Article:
3 Popular Stocks of the Year, Part 2
We continue to look at 2021’s most popular stocks, sectors and macro trends. We also forecast where we expect them to go in 2022. Note: our investment horizon is long.
After they snoozed in 2020, Canadian banks woke up and hit the ground running in 2021. TD shares actually slipped 1.91% in the year of lockdown. In 2021, however, the Canadian economy began to truly reopen, allowing Ottawa to free the banks of their loan reserves (which they fortunately didn’t need to deploy) and permitted them to buy back shares and raise dividends. Fuelling the bank rally continues to be the red-hot housing market. This year through Christmas, TD-T has soared nearly 34% and closed on Xmas Eve at $96.30, just missing its all-time high by a few thin dimes. Among the Big 6 Banks in 2021, TD actually falls right in the middle, outpaced by BMO and National, but outperforming BNS and, surprisingly, Royal.
All the banks are worth picking up, but I favour TD for its exposure to the U.S., including its 13.5% interest in Charles Schwab. (In late-2023, Schwab will absorb client accounts and assets out of TD Ameritrade.) To compare, Scotiabank operates throughout Latin America, an area which may offer future growth, but has been hammered by Covid. Vax rates could be higher in parts of the U.S. too, but let’s face it: America is an economic powerhouse, and TD is well-positioned to capitalize.
When TD announced its last quarter in early December, the bank beat profit estimates which were driven by growth in Canadian as well as American retail banking. TD beat all its 2021 quarters. Following the tune of its peers, TD boosted its dividend by 12.7% and announced it would buy back 2.7% of outstanding shares (numbering 50 million). Heavy capitalization will allow both.
There’s little to derail TD’s growth in 2022. Rising interest rates may cool down the red-hot housing market, but won’t stop it. However, TD stock has run up so much lately that Bay Street sees only 9.3% upside at a $105.26 price target (for the Canadian stock), based on six buys, four holds and one sell. TD trades at 12.5x PE, which is in-line with the group. The 3.7% dividend is safe, given its 41% payout ratio.
TD is one of the safest investments on the market and a definite long-term hold.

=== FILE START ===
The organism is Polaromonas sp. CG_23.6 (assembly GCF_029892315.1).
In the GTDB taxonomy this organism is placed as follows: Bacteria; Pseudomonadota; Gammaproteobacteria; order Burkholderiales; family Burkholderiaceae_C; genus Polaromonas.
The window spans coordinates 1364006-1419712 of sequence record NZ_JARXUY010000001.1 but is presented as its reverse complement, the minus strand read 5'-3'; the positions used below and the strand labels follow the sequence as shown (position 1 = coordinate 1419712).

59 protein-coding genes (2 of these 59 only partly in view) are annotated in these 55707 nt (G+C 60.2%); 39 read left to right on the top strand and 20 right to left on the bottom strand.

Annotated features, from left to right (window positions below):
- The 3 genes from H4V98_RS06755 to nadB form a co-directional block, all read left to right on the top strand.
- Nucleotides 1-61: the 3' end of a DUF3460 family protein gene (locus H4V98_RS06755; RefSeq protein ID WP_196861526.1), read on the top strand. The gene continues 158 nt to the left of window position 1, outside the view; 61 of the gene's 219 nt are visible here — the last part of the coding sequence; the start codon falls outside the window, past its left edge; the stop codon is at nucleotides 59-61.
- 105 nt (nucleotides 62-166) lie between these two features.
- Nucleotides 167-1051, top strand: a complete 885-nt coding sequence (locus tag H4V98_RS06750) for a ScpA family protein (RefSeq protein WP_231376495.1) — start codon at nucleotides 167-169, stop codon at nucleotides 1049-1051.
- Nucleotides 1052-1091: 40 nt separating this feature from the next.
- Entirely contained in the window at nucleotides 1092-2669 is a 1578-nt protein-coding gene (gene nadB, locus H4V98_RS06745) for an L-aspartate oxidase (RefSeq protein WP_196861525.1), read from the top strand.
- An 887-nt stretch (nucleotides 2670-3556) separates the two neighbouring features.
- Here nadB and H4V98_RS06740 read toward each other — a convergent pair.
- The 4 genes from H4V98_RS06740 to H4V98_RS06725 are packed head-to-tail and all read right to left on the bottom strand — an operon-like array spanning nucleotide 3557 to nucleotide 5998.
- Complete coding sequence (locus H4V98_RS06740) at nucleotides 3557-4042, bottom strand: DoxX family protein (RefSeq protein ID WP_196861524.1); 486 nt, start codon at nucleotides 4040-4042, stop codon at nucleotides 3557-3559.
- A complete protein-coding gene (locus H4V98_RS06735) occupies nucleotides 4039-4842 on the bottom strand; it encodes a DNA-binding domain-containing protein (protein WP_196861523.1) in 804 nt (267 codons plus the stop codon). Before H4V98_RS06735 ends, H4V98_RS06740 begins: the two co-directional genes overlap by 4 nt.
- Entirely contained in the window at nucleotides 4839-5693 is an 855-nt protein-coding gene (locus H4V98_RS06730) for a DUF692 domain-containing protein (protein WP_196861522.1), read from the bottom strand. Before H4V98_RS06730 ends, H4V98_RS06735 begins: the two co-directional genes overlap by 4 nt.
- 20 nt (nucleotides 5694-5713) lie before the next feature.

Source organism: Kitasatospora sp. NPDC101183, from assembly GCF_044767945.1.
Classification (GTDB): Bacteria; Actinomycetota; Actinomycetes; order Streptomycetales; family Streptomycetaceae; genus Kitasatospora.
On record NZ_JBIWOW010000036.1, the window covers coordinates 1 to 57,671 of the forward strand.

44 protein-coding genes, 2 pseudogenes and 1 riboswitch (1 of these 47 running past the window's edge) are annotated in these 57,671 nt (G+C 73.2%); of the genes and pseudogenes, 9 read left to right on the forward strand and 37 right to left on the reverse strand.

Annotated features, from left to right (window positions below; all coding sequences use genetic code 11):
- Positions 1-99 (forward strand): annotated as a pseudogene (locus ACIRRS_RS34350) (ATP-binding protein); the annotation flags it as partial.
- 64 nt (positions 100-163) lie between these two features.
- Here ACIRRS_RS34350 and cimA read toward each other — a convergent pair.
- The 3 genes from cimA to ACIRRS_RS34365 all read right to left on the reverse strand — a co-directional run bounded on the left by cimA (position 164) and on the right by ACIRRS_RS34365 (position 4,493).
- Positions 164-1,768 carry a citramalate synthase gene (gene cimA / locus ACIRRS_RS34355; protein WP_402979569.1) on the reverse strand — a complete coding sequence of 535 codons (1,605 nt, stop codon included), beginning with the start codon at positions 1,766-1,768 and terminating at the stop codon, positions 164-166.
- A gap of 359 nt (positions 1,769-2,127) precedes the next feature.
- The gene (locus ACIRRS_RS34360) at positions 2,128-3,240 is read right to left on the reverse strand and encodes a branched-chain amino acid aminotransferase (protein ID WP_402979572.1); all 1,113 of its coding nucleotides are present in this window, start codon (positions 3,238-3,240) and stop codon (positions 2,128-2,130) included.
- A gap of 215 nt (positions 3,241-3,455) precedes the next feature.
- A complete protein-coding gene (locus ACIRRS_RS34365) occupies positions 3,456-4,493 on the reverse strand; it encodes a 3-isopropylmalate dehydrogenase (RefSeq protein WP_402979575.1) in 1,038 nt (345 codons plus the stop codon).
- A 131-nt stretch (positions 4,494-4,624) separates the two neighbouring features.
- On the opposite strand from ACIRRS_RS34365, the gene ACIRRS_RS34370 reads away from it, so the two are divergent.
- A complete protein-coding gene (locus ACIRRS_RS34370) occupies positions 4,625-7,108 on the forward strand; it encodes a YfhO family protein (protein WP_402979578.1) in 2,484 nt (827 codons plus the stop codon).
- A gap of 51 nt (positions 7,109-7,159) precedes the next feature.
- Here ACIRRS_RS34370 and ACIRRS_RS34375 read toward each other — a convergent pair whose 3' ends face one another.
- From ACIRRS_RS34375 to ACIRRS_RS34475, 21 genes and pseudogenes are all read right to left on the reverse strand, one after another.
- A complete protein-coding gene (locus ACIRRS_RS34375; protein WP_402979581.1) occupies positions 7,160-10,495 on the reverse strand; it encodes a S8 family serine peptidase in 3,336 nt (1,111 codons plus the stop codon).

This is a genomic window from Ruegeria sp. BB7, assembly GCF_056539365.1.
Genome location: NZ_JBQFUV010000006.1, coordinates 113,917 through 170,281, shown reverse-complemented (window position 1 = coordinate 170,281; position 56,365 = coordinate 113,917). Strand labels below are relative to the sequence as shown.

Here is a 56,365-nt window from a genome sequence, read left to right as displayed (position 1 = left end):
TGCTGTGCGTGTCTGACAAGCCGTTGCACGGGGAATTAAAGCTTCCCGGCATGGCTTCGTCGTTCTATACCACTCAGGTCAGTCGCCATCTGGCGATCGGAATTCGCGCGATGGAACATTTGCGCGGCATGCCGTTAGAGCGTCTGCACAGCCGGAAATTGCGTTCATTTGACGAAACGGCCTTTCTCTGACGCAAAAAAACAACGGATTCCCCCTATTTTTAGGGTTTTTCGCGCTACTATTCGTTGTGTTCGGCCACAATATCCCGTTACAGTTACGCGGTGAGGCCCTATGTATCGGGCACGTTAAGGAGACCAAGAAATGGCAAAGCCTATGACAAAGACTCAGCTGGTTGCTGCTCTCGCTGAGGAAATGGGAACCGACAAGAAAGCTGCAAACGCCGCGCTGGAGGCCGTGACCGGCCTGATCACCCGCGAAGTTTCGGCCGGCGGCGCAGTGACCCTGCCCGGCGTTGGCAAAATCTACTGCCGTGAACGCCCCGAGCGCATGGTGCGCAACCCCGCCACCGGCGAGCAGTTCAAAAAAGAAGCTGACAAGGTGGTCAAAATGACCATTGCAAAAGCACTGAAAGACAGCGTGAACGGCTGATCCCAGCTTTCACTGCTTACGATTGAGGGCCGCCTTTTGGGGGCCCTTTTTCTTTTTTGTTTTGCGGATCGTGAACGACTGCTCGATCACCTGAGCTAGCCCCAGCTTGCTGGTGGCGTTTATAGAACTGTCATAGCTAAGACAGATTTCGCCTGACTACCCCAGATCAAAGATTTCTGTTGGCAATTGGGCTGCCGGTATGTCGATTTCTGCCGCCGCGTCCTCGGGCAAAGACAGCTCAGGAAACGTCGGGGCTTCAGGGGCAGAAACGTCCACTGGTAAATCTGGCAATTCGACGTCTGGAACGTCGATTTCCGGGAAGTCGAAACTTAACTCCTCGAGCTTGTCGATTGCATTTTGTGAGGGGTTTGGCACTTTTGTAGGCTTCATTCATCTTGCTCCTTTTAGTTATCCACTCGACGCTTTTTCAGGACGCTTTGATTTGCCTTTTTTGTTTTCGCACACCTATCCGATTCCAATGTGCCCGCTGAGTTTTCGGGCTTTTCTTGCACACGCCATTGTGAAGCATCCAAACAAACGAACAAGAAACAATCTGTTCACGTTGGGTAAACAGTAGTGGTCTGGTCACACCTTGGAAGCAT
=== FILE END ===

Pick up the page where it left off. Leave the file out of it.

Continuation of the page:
(Disclosure: I own shares of TD.)
EV’s returned to the investing spotlight in Q4 in 2021, just like they did in Q4 2020. Problem is, these car stocks fell out of fashion just as easily 12 months ago. Could the same happen this time around? Possibly, but the whims of the stock market shouldn’t deter true investors from exploring this exciting sector. One day soon, most people will be driving electric cars or riding e-buses. Those will let the lungs of the planet breathe better.
Tesla remains the king of EV’s and we all know its success story. Investors also understand the stock’s legendary volatility. However, it may surprise many that Ford shares have soared 135% this year while Elon Musk’s company has climbed 56%. In fact, Tesla has climbed 2.3%% (this month as of Dec. 27) while Ford has gained 5.5%. While the past and present belong to Tesla, the future will be shared with traditional car companies, like GM and Ford.
The Detroit makers of gas-guzzlers are going green, pledging this year to invest serious money. Partnering with SK Innovation, Ford will pour US$11.4 billion into building a high-tech factory near Nashville and create up to 11,000 jobs. The plant will churn out the next generation of electric F-series pick-up trucks—Ford’s signature vehicle—as well as batteries to power them. Ford will also build three other plants in the South to construct batteries. Add to that more capital to boost production of the F-150 Lightning pick-up in Dearborn, Michigan starting in 2022. And add to that US$525 total to train technicians to service EV’s.
Since that announcement on Sept. 27, Ford shares have soared 47% (vs. Tesla’s 39%). Tesla could continue to reward shareholders with outsized gains, but it also suffers a lot more volatility at a 2.04 beta while Ford’s is precisely half. Also, Tesla doesn’t pay a dividend while Ford shells out 2% and trades at a 29.5x PE while Tesla changes hands at 357.6x. True, both Tesla and Ford turn a profit and both have delivered slam dunks in their last four quarters. There’s a lot to recommend for both stocks, but one is speculative—with a spectacular run—while the other is poised to take off with a lot more safety. If you can’t stomach the Tesla ride, climb aboard a Ford.
Pot holes in the road? Getting enough computer chips into these EV’s, but that’s a problem for the entire economy and not just Ford, and will eventually resolve itself.